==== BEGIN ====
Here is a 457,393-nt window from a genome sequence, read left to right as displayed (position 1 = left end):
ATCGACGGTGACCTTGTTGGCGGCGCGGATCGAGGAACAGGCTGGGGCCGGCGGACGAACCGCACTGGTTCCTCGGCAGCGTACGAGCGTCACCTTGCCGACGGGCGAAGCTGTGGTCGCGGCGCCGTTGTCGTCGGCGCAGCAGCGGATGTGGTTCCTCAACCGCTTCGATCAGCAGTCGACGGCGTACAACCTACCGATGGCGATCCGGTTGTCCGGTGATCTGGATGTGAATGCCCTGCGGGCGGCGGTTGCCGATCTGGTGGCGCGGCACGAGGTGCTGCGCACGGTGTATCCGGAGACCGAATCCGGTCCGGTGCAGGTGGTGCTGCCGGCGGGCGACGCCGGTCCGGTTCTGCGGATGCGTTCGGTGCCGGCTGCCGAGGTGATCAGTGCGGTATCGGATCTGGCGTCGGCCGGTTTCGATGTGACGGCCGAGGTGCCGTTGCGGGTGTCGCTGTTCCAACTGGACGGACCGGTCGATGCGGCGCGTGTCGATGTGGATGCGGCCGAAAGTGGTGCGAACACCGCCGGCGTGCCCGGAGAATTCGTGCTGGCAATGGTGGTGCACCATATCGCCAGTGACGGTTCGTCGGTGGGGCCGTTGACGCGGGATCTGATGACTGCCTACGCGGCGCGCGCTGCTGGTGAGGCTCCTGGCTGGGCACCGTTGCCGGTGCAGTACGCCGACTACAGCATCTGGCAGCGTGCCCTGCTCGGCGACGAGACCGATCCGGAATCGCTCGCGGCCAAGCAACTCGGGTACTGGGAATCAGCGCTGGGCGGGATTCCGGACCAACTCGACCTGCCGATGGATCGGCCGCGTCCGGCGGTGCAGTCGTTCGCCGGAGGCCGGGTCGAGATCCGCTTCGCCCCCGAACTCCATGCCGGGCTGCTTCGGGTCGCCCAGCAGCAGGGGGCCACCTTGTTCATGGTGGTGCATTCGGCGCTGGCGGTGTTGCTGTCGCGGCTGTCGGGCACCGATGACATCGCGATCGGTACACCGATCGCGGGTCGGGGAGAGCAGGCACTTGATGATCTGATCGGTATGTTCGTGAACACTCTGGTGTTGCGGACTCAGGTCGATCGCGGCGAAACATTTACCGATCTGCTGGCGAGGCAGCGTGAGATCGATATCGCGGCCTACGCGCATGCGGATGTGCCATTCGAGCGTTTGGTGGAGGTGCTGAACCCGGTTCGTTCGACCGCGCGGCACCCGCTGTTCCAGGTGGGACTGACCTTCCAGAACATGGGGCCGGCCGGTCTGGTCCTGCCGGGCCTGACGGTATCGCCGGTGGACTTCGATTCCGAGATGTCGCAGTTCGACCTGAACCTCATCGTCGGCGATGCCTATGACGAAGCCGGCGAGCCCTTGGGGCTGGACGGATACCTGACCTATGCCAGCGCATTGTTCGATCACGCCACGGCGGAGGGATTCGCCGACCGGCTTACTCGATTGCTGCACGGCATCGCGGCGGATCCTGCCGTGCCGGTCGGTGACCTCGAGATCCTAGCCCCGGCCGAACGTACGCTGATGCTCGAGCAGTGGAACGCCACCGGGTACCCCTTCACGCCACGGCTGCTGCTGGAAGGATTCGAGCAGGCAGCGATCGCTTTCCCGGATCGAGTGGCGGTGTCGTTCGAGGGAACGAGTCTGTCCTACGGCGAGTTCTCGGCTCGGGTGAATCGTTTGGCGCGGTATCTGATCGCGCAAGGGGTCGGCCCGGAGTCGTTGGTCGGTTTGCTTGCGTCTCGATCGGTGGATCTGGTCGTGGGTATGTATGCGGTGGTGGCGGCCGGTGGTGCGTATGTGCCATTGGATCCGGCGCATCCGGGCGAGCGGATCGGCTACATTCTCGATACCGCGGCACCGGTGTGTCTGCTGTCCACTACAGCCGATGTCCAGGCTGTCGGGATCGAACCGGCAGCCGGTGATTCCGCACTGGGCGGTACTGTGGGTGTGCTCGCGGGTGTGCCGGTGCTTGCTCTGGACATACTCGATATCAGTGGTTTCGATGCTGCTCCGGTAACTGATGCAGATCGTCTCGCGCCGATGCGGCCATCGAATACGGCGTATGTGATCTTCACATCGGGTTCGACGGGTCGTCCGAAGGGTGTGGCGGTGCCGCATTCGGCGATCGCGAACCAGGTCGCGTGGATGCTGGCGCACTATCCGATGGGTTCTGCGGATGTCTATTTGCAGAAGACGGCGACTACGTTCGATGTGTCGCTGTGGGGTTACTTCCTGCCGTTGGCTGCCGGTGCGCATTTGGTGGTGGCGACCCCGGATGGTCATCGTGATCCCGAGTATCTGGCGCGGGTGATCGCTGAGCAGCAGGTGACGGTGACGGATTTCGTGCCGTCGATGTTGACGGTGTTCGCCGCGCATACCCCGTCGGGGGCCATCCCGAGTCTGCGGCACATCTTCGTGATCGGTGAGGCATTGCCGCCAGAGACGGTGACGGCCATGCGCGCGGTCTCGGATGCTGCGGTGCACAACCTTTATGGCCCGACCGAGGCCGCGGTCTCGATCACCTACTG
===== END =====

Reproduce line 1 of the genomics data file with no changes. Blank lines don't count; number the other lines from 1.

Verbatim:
Here is a 457,393-nt window from a genome sequence, read left to right as displayed (position 1 = left end):